E-book MARCeting: How Do Your E-books Look?


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The growing e-book market raises questions regarding access. Many libraries use their catalogs as a conduit to e-books because of user expectations and because vendors offer free MARC records. This presentation explores the challenges associated with these records including information quality, user expectations, and cataloging workload. A checklist regarding these issues is provided.

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E-book MARCeting: How Do Your E-books Look?

  1. 1. E-Book MARCeting: How Do your E-Books Look? Electronic Resources & Libraries February 2, 2010
  2. 2. Liz BabbittElectronic Resources LibrarianDoralyn RossmannCollection Development LibrarianAmy FosterCatalog LibrarianMontana State UniversityBozeman, Montana
  3. 3. What We’re About to Tell You• Purchasing options for E-books• MARC record options• Considerations for vendors• Considerations for other library units• MARCeting your E-books• Considerations for ILS providers• Considerations for shared catalog members• Considerations for library users
  4. 4. Purchasing Options• Purchased outright With hosting fee?• Annual subscription Replace older editions• Leased Swappable
  5. 5. MARC Record Options• Vendor produced• OCLC produced• Home grown
  6. 6. Considerations for E-Book Vendors• Who creates the data?• Authority control?• Other non-standard headings added?• Call numbers, what field(s) and what schema?• Table of contents notes?• Are corrected MARC data records provided?
  7. 7. Considerations for E-Book Vendors• Free with purchase?• Already available or forthcoming?• Available from vendor only or from OCLC?• Record sharing in consortia environment?• Stable URLs?• OpenURL compliant?• Leased E-books challenges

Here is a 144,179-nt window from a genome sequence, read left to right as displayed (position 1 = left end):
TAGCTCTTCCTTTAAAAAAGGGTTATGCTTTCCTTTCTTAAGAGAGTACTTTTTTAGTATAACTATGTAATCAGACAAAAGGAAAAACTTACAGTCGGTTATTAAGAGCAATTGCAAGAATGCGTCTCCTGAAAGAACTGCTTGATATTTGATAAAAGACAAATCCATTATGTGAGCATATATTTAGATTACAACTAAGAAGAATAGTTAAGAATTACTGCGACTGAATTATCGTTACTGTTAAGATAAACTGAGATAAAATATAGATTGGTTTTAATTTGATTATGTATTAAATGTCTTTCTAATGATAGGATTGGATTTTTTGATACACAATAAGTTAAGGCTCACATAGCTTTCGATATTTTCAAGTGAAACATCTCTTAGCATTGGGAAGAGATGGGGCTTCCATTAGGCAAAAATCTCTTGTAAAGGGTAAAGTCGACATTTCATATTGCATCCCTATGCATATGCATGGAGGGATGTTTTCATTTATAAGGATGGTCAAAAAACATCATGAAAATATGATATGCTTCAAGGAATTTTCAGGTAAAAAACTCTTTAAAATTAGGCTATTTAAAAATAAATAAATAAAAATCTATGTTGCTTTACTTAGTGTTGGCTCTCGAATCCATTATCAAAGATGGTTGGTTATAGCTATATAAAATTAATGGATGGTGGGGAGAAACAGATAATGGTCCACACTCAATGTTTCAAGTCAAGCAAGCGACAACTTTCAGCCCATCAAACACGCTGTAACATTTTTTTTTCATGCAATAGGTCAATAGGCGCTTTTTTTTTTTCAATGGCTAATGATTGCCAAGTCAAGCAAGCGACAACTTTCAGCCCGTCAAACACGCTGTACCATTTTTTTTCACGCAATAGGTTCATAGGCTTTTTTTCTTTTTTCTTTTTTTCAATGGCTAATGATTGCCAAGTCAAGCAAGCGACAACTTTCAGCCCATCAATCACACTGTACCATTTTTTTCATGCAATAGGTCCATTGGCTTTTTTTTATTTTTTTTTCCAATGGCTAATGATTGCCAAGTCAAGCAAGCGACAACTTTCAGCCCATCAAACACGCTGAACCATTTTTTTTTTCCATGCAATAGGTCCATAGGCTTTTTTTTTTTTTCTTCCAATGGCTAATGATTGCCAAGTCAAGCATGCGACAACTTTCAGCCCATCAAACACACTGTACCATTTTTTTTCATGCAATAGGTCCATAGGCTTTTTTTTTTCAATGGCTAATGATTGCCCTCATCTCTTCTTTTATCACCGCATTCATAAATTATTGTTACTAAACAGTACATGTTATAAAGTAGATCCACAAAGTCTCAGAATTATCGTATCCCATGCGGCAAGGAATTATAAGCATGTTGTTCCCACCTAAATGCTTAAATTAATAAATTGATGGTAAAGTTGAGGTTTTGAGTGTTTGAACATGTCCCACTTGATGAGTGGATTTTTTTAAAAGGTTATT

8. 8. Considerations for Other Library Units• E-books as “noise” in the catalog?• Ways to filter out E-books/print?• Multiple formats on one record challenges.• Workflow for retrieval, modification pre- load, load, replacement of records.• Collection Development/Cataloging relationship in purchase considerations/timing.
  9. 9. MARCeting Your E-Books• Pushing MARC record information to Web pages & RSS feeds – Convert MARC to MARC XML – Challenge with which fields to include (245, 650, etc?) – Cross-walk to PHP for Web page and via RSS• MARC records can be included in new book lists within the ILS, as well
  10. 10. MARCeting Your E-Books
  11. 11. MARCeting Your E-Books
  12. 12. Considerations for ILS Vendors• How do ILS vendors recommend handling E-book records in a shared/consortial catalog environment?• Load in the ILS in the same manner as other records?• Segregate somehow for ease of searching and maintenance?
  13. 13. Considerations for ILS Vendors• What options exist for display of the URL? URL itself Public note URL and a public note Text link Icon link
  14. 14. URL itself
  15. 15. Public Note
  16. 16. URL and Public Note
  17. 17. Text Link
  18. 18. Icon Link
  19. 19. Considerations for ILS Vendors• How do the ILS vendors recommend exclusion of E-book records from exports for regular authority control processing (if desired by the library)?
  20. 20. Considerations for Shared/Consortial Catalog Arrangements• Do all libraries share records?• Are there any special considerations, i.e. one record for all formats?• Will all member libraries be purchasing the same E-books?
  21. 21. Considerations for Shared/Consortial Catalog Arrangements• Will all member libraries be using the same purchasing model? Purchase outright Leasing titles• How will multiple URLs for multiple institutions on the same record look?
  22. 22. Considerations for Library Users• Will Users require hand-held readers or software downloads to view the E-Books?• How do Users expect to access E-Books? ILS, ERMS, Federated Searching, Unified Discovery Interface Usage Statistics• E-books noise
  23. 23. Related Article:Doralyn Rossmann, Amy Foster, Elizabeth P Babbitt. “E-book MARC records: do they make the mark?” Serials: The Journal for the Serials Community, 22 (3) Sup. 1, S46 - S50.
  24. 24. Questions?Comments?Concerns?Complaints?